Legality of Provisional LegCoThe Hong Kong Human Rights Monitor is disturbed by the decision of the Court of Appeal in the case of HKSAR v. Ma Wai Kwan. The decision has profound implications for the Rule of Law as well as the autonomy of the HKSAR. We believe that it was unnecessary for the Court of Appeal to decide major and difficult constitutional issues which, if followed, would have extremely negative consequences for Hong Kong.
There were two simple issues before the Court of Appeal. The first was whether the laws which applied in Hong Kong during the colonial period, particularly the common law, continue to apply in the HKSAR. It was argued for the defendants that the only possible source of adoption of such laws was the Reunification Ordinance passed by the Provisional Legislative Council. Since in their view the Provisional Legislative Council was not validly established, the Ordinance itself was void and the laws under which the defendants were charged no longer applied.
The second issue concerned the validity of the indictment under which the defendants were charged, the argument being that since the authority, the colonial administration of Hong Kong, which had issued the indictment was no longer in existence, the indictment lapsed. Similarly the court before which the indictment was laid no longer existed. New courts were set up under the Reunification Ordinance and therefore were not valid. Also invalid was the provision of the Ordinance which purported to continue the indictment. These arguments raised the question of the validity of the Provisional Legislative Council.
The Court held that it was unnecessary to consider the question of the validity of the Provisional Legislative Council since the laws and the indictment were continued by the Basic Law itself and did not need to be formally adopted. However, the Court went on to consider whether the Provisional Legislative Council was in fact valid. It held that it was because the National People's Congress (NPC) had authorised the Preparatory Committee to do whatever was necessary to establish the HKSAR. This view is inconsistent with the Basic Law and the NPC Decision.
The Court also held that the HKSAR courts have no power to examine the Decisions of the NPC or of any bodies set up by the NPC. The reason for this decision is that under the colonial system Hong Kong courts could not question decision of the British parliament or the government, and the Basic Law imposes similar restrictions on the HKSAR courts under Article 19 vis a vis the new sovereign. The Monitor considers that this is a serious misreading of the Basic Law. Hong Kong is not a colony of the People's Republic of China (PRC); it is a part of China. Its relationship with the Central Authorities and other parts of China is set out in great detail in the Basic Law. Article 158 gives the HKSAR not only the right but also imposes an obligation to interpret the Basic Law. If the need to interpret the Basic Law arises in the context of an NPC decision or of any other mainland body, the HKSAR courts have to review that decision. Otherwise the people of Hong Kong will be left without any remedy.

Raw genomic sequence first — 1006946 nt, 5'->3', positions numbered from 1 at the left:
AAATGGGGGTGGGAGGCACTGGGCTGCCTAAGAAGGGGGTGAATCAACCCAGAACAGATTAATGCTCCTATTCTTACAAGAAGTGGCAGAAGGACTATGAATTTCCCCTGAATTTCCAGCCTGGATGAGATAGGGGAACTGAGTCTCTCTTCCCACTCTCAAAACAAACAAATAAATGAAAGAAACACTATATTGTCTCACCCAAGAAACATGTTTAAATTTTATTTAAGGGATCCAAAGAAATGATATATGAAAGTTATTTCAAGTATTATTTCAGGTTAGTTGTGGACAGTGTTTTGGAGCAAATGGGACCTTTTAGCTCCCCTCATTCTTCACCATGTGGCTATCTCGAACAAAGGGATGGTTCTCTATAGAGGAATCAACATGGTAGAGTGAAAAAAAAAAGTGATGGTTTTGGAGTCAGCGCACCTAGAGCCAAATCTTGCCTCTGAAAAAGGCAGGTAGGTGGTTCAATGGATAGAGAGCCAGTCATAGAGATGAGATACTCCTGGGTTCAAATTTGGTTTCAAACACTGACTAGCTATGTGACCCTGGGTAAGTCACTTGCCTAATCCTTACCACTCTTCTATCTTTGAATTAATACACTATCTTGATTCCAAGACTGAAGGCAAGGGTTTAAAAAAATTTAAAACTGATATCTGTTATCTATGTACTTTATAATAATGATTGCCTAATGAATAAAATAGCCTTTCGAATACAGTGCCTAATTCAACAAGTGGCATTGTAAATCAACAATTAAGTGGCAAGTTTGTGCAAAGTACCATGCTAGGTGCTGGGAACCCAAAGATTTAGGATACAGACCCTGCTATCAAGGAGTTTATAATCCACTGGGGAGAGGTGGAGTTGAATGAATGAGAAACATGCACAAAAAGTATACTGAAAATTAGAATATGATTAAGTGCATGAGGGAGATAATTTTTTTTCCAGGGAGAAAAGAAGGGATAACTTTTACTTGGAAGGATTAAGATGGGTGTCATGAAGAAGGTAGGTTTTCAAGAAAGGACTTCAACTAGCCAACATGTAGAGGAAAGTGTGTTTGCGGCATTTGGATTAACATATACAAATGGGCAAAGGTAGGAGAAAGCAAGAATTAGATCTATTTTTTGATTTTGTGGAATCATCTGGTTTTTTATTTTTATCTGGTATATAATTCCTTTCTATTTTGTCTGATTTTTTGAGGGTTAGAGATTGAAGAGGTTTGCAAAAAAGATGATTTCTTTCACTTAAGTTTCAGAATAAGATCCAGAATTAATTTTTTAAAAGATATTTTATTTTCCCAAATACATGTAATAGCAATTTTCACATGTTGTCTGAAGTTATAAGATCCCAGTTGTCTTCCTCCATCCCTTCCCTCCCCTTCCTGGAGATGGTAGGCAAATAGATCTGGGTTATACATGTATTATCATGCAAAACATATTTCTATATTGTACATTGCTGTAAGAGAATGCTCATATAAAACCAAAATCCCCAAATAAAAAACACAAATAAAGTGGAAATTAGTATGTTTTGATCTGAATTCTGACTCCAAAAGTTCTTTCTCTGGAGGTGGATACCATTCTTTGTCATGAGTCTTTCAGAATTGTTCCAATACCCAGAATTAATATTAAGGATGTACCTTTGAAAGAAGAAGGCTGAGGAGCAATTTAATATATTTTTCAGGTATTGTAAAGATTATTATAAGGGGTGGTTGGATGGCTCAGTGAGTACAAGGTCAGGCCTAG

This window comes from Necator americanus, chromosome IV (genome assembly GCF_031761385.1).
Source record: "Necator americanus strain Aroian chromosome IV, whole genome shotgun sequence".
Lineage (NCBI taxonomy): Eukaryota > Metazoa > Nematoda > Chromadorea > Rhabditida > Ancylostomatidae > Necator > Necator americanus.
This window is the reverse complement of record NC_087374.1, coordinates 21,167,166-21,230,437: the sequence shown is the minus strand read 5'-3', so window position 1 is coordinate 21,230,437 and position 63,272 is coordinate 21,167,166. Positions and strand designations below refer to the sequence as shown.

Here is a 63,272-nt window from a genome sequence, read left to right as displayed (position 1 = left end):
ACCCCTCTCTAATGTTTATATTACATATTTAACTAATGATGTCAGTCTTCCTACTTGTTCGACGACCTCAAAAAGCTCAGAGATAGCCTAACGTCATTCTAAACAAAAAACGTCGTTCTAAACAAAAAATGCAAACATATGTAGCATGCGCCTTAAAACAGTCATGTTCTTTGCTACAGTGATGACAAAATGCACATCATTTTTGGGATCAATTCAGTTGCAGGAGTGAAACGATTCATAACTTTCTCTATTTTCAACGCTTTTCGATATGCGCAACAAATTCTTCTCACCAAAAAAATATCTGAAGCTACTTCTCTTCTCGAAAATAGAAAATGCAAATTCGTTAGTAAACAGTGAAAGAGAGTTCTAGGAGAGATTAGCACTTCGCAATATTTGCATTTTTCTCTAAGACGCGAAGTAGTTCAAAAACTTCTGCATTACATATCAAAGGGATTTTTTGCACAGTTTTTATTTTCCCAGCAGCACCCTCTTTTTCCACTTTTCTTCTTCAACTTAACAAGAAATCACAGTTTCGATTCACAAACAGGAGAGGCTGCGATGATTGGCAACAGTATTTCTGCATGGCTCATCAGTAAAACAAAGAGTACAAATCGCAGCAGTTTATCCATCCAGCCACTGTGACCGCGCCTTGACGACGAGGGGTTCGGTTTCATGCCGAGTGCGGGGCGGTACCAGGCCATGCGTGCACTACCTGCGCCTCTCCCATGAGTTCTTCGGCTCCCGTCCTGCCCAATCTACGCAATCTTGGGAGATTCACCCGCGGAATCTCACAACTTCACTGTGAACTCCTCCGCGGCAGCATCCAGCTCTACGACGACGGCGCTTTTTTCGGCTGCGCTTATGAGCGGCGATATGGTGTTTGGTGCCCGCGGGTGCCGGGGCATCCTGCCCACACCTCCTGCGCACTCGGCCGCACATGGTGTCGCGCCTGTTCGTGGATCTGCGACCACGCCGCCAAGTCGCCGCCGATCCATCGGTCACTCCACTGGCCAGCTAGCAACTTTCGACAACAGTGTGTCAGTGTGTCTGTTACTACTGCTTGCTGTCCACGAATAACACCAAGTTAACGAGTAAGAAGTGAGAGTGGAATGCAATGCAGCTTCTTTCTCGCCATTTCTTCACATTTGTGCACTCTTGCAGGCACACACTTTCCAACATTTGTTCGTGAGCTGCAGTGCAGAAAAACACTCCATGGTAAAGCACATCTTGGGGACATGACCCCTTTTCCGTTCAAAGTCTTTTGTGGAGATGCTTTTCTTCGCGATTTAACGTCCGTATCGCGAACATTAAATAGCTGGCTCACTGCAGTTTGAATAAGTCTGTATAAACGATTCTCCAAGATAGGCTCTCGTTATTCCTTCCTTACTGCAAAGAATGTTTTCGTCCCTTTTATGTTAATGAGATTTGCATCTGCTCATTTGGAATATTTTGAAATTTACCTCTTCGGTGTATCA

The Court also held that the NPC or the bodies it sets up have complete authority over Hong Kong. The NPC was the supreme body under the PRC Constitution; it was the sovereign over Hong Kong. This is again a serious misreading of the Basic Law and the philosophy of One Country Two Systems. The Basic Law restricts the authority of the NPC over Hong Kong. Examples are the restrictions on the application of NPC laws in Hong Kong (Article 18) and the restrictions on NPC to amend the Basic Law. To hold that the NPC may do whatever it wished in the HKSAR equates HKSAR with any other part of China and denies it its special status that is the basis of the Joint Declaration and the Basic Law.
The Court decision therefore undermines the Rule of Law, by putting certain PRC bodies above the law, and removes any basis for the autonomy of Hong Kong. This is a sad day for Hong Kong. Fortunately since the questionable part of the judgment was not necessary for the decision, it is not binding on other courts. The Monitor hopes that there will be an early opportunity to review the arguments.
The Monitor is also disturbed that neither the Legal Aid Department nor the Government provided the funds for a proper presentation of constitutional arguments on behalf of the defendants. This itself amounts to a denial of the Rule of Law.
The Monitor notes that the Court accepted at face value the arguments of the Government about the impossibility of holding proper elections to the legislature of Hong Kong before or shortly after the transfer of sovereignty. Nor did it question assertions of 'legal vacuum'.
The judgment is inconsistent in many parts. The Court claims not to have jurisdiction to examine acts of the Chinese authorities, yet spends so much time examining the validity of the Provisional Legislative Council. It claims to be applying a purposive and generous approach to interpretation, yet deep down it is most formalistic, especially in its view of Article 19 (on the restrictions on the HKSAR courts' jurisdiction) and the 1990 NPC Decision (on the method for the formation of the first HKSAR Legislative Council) and its acquiescence in the restriction of democracy.